One of the highlights of the event was to hear from Peta White, the author of the ‘Agency in the Anthropocene’ paper, which formed the basis for a new focus on education for sustainability and environmental education in PISA.
This concept focuses on how learners of today can have agency in what is known as the ‘Anthropocene geological epoch’—where humans have a significant impact on the planet’s ecosystems. Peta called for, “curriculum writers around the world to be bold and brave now as they implement change in education systems and curricula… enabling us all to develop agency for better decision-making and action taking.”
Katherine Blundell, Professor of Astrophysics at Oxford University, joined the panel and gave examples of how science education can help shape science citizens. She set up the Global Jet Watch observatories, which collect data on evolving black hole systems and nova explosions in our Galaxy, helping to inspire the next generation of scientists in South Africa, Chile, Australia, and India. She particularly celebrated the work of teachers, who, “have to share their knowledge, their sills, their ability to learn new things with their students.”
A big thank you to all our panel and to the attendees for what was a very interactive session, with over 50 questions from the audience that provoked an interesting discussion of the most relevant issues in science education. You can watch a recording here.
Applying our scientific expertise
OECD and OUP have used their expertise in science education and assessment — supported by leading experts from around the world — to understand what knowledge and skills children will need to address the scientific challenges of the next 25 years.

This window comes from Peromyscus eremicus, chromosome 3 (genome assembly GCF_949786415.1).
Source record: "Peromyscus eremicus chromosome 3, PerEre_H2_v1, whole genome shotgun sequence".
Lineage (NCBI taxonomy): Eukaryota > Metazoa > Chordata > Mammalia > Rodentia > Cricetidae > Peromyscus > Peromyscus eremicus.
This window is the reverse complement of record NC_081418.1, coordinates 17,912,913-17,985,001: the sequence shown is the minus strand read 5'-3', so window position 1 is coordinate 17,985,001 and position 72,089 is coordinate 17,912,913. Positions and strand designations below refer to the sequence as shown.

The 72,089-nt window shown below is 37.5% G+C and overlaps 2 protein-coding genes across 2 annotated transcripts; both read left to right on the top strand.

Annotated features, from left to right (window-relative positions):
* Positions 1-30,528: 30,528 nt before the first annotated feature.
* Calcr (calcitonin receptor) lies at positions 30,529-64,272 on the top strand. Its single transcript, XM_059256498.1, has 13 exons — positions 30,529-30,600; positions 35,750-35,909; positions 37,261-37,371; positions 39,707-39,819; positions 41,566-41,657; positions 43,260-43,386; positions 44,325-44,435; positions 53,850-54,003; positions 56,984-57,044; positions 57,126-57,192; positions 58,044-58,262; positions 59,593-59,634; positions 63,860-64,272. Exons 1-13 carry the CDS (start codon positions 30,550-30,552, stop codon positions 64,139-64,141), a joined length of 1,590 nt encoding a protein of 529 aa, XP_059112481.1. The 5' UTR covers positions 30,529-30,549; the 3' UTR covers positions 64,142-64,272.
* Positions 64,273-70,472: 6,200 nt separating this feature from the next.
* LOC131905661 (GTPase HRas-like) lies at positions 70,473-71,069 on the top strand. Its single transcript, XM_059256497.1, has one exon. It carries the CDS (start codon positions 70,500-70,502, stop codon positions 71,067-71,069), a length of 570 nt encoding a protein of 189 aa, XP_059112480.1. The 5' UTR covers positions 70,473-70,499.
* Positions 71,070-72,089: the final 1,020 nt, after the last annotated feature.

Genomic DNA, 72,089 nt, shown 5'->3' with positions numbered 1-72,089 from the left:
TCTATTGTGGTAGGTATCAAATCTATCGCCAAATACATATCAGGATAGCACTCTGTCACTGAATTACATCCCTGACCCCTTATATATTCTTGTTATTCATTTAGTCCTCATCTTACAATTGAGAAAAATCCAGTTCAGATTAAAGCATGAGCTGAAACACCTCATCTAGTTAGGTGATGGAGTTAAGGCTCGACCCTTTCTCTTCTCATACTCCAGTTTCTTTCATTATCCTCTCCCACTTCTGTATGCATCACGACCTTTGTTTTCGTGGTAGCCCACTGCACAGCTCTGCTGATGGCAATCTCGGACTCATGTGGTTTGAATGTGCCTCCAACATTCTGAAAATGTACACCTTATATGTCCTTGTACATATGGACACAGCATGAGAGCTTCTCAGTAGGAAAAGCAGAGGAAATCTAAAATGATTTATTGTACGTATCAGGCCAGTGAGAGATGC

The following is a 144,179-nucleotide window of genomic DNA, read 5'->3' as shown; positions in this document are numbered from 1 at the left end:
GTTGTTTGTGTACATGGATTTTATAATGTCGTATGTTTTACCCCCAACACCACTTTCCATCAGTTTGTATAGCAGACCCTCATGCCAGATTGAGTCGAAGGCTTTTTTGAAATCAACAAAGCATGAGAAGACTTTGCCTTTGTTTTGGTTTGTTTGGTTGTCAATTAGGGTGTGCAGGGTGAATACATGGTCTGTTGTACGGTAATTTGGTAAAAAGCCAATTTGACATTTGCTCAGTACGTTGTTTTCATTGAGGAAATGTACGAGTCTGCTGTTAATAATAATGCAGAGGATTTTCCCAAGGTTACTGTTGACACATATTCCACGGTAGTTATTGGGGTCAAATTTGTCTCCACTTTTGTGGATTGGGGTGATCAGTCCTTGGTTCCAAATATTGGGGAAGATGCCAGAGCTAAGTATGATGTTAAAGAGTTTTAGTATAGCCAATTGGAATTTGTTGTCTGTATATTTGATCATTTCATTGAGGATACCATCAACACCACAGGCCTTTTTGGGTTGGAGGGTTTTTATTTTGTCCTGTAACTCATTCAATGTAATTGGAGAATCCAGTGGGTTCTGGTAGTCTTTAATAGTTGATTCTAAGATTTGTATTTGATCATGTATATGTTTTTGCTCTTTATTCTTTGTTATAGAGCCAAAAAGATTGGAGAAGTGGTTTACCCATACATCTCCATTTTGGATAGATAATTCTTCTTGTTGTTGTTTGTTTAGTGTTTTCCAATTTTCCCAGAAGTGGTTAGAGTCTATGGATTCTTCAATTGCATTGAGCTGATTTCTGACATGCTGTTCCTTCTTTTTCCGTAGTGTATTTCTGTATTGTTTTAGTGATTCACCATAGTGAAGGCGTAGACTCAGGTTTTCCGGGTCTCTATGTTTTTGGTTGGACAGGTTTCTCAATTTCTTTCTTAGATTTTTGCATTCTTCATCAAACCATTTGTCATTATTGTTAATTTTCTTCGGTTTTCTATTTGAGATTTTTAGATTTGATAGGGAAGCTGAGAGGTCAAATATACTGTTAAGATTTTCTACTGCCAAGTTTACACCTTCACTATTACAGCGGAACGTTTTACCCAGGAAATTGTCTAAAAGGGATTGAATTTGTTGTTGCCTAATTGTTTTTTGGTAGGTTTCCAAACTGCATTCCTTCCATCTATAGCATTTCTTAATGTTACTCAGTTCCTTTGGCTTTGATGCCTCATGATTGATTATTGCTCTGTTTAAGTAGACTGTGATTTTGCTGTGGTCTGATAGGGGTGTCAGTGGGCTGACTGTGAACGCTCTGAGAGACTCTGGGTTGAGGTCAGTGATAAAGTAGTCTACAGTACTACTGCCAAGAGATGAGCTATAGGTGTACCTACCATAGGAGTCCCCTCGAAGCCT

In 2019, OUP began developing the PISA 2025 Science Framework with the OECD building on our extensive experience of producing science resources around the world, and research into the future of science education.
Our Shaping Science Citizens site tells some of the stories of how the Framework was developed and shares our thinking and resources that will enable educators around the world to shape science citizens.
Fathima Dada, OUP’s Managing Director for Education, said:
“We’re honoured to have been chosen to deliver this important work for PISA that will be a catalyst for an evolution in science education, enabling young people to combat climate change in an age of misinformation.
“OUP wants to equip young people everywhere with the knowledge and skills they need to understand these complex challenges, empowering them to make informed decisions, and be part of the solution.
“We have applied our global experience in science education to create a Framework that will not just shape the 2025 edition of PISA, but will also show the way of the future of science teaching.”
The results will inform policy makers, educators, and the general public about the capabilities and progress of 15-year-olds in their country, as well as provide a global view on how well education systems are preparing students for the future.